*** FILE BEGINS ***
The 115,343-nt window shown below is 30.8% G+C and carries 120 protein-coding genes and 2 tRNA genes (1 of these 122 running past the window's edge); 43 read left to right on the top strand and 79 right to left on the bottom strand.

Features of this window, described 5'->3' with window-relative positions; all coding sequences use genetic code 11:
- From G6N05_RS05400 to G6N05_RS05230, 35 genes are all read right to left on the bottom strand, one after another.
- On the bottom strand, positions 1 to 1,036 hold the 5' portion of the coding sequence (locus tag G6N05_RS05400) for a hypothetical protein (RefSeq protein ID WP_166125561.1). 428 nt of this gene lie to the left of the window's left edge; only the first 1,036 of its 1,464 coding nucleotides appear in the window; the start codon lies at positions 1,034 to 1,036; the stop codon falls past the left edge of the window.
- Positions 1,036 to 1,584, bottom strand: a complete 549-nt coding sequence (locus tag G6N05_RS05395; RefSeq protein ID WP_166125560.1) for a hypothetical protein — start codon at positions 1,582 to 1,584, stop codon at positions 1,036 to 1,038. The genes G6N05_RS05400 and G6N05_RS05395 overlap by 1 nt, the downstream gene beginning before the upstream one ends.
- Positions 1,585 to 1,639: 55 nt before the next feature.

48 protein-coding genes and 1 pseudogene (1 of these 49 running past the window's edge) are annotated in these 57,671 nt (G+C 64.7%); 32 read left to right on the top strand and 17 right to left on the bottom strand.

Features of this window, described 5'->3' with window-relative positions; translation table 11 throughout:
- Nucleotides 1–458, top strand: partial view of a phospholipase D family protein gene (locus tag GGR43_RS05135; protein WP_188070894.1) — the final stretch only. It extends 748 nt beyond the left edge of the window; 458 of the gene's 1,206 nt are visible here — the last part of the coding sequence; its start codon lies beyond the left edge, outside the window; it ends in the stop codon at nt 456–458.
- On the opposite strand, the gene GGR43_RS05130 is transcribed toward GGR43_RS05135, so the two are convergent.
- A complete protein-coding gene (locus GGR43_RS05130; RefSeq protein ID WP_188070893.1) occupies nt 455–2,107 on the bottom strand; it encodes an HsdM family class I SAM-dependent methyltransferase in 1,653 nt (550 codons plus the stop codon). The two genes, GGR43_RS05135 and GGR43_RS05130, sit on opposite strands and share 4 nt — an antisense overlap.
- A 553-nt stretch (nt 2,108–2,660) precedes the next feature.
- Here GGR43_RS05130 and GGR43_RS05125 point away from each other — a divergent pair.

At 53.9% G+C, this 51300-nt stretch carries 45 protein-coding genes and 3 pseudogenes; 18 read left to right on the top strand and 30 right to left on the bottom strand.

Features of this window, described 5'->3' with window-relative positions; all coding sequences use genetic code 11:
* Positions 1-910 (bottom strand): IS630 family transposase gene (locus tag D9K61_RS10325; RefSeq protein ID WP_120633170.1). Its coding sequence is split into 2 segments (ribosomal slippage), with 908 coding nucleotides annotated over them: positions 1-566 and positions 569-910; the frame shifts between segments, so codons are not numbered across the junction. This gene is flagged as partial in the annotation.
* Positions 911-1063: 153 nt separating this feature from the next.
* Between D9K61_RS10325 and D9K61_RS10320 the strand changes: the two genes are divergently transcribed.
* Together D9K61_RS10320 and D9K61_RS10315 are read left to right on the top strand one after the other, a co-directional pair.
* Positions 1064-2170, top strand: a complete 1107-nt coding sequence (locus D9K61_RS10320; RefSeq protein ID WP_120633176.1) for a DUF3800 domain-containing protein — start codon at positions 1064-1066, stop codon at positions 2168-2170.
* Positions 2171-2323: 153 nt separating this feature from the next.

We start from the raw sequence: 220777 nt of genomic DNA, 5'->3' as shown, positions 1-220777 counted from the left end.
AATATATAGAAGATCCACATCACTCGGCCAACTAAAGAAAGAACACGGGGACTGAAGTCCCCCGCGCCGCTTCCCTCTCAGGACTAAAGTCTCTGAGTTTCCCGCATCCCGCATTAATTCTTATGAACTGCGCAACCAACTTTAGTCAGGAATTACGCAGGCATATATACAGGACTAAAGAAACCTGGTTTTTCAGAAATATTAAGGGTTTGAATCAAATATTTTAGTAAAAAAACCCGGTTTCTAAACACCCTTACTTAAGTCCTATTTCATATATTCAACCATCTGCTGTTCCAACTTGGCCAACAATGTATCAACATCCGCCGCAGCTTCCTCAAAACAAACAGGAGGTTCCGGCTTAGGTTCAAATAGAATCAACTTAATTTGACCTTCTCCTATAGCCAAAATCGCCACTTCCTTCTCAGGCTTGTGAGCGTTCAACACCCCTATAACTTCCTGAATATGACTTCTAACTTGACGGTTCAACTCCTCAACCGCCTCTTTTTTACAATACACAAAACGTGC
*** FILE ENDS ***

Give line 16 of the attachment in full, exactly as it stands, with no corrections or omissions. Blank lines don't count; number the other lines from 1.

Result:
* Positions 1-910 (bottom strand): IS630 family transposase gene (locus tag D9K61_RS10325; RefSeq protein ID WP_120633170.1). Its coding sequence is split into 2 segments (ribosomal slippage), with 908 coding nucleotides annotated over them: positions 1-566 and positions 569-910; the frame shifts between segments, so codons are not numbered across the junction. This gene is flagged as partial in the annotation.